lørdag den 29. december 2012

Korean Bath House: Jjimjilbang (찜질방)

Jjimjilbang -  The bath house taken to the next level!

If one should ever go to South Korea, not going to a South Korean bath house would mean missing out on a great experience. The place that one especially should look for is a (24 hour open) Jjimjilbang (찜질방 = "Heated bath" - room).

A Jjimjilbang contain all the normal facilities of a bath house, such as:
 - Hot tubs (usually three different temperatures)
 - Steam rooms
 - Massage facilities
 - Showers
 - Saunas (Usually from 30-90 degrees, but it varies)

But also some of these facilities as well:
 - Common areas with heated floors to relax
 - Snack-bars and sometimes restaurants
 - Workout facilities (Gym)
 - Movie theater
 - Computer-rooms (pc-bang)
 - Arcades (area with gaming machines)

Along with many other creative additions, this is only between 10-15 dollars!

Think of a bath house, but taken to the next level.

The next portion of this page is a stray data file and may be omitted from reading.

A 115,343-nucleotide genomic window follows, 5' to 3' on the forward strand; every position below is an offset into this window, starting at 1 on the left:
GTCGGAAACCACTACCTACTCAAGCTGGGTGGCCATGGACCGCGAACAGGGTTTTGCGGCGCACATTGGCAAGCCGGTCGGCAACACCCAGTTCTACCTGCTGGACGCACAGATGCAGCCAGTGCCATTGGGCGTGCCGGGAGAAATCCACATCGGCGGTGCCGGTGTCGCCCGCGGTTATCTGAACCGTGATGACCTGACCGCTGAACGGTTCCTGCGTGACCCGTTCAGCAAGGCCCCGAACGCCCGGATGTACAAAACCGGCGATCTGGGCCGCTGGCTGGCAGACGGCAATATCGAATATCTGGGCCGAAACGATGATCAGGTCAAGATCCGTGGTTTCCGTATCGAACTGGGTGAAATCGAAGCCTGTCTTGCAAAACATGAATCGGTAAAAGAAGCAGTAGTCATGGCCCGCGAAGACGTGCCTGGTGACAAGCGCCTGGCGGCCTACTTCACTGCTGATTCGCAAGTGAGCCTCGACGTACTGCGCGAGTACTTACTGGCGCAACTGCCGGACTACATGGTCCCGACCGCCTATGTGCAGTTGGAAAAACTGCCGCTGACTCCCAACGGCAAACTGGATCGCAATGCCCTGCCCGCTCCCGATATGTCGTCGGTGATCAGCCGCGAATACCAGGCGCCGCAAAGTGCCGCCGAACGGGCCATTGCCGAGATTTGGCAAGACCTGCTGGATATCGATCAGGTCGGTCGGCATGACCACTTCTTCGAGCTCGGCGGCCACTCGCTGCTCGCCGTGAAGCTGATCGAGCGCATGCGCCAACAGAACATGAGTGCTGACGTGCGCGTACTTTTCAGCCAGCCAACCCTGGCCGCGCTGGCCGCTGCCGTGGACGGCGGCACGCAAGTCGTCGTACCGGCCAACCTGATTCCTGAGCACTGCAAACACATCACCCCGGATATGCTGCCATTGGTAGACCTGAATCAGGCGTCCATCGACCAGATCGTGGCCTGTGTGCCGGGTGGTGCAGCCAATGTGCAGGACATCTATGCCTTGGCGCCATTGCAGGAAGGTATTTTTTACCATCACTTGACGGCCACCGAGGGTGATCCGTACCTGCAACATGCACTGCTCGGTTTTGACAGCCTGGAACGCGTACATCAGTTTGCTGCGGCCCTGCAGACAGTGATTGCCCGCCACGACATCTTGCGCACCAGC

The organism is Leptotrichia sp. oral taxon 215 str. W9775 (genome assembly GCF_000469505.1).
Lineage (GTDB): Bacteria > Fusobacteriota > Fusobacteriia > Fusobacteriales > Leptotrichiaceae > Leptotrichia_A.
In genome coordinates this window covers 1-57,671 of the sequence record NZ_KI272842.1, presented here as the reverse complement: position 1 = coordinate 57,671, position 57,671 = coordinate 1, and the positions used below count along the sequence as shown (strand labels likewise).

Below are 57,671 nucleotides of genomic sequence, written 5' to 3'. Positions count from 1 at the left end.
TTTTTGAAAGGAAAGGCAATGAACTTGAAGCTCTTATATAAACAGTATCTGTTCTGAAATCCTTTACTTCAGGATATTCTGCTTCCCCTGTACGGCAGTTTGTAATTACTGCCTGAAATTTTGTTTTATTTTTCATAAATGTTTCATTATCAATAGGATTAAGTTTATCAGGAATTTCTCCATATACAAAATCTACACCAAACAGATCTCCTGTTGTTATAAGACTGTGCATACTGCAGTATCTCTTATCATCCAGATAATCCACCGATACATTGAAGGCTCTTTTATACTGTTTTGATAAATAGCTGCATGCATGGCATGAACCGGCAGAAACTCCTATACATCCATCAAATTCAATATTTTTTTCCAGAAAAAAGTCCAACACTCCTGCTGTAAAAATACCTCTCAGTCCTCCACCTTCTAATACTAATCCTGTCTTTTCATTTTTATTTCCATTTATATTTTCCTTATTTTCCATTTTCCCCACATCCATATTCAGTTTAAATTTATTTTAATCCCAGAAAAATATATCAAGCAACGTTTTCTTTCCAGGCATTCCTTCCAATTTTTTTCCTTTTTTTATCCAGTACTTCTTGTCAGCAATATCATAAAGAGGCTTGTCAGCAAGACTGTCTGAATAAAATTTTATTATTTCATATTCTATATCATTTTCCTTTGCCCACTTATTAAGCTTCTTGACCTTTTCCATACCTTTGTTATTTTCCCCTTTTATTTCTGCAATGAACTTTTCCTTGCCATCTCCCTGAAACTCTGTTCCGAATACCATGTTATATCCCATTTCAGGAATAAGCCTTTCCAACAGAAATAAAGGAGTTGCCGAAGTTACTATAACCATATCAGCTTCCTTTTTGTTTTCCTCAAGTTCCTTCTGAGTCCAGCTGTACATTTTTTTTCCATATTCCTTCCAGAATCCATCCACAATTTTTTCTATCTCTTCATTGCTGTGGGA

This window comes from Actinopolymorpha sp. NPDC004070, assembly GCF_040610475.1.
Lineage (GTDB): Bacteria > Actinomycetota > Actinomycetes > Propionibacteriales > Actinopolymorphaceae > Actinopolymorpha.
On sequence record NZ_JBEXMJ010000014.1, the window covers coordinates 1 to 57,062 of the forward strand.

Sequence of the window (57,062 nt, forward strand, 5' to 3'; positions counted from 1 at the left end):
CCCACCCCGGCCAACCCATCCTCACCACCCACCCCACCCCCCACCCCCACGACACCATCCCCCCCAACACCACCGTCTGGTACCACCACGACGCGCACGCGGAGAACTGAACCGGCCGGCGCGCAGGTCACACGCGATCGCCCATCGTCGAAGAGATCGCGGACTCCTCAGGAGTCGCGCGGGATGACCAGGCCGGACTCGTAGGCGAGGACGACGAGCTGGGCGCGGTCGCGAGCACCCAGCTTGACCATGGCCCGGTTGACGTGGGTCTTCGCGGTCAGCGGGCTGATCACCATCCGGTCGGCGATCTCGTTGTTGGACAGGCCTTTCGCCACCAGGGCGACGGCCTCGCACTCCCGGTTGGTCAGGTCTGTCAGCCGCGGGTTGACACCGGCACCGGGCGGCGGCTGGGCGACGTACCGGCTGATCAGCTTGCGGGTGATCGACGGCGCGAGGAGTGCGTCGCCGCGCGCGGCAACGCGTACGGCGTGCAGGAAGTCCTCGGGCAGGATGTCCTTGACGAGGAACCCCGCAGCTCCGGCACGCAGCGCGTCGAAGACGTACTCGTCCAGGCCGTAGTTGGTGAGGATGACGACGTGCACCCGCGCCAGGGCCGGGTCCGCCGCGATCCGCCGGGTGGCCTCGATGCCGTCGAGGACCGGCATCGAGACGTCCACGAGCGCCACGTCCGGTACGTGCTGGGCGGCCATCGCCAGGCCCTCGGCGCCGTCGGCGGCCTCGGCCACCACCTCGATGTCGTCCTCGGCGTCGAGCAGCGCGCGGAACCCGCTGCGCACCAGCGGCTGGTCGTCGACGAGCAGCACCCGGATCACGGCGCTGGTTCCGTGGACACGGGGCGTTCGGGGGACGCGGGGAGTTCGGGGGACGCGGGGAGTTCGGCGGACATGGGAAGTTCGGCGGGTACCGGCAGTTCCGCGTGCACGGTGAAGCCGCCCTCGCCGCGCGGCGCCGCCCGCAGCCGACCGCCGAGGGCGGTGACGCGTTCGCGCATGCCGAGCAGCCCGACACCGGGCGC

Not so long ago I went to a 찜질방 (Jjimjilbang) once again, and I must say it was a special experience - especially since it was the first time I went alone. In the shower- and bath-area people were looking a lot for the first five minutes, but after that it was okay.

After going into the first sauna i went into the next, apparently filled with middle aged women and their children. When I opened the door all conversations suddenly stopped. It did not feel awkward at all, especially not they started their conversations again and I could hear the term "외국인" (foreigner) in at least 10 of the fifteen conversations.

A married couple went came in about 20 minutes later (the husband laughed when he saw that is was only women - I guess he also felt a bit out of place), to whom I gave my spot and proceeded into the hottest sauna. I underestimated the heat to such an extent that I literally ran outside again, resulting in everyone outside laughing at me. The same happened to a Japanese guy just after me.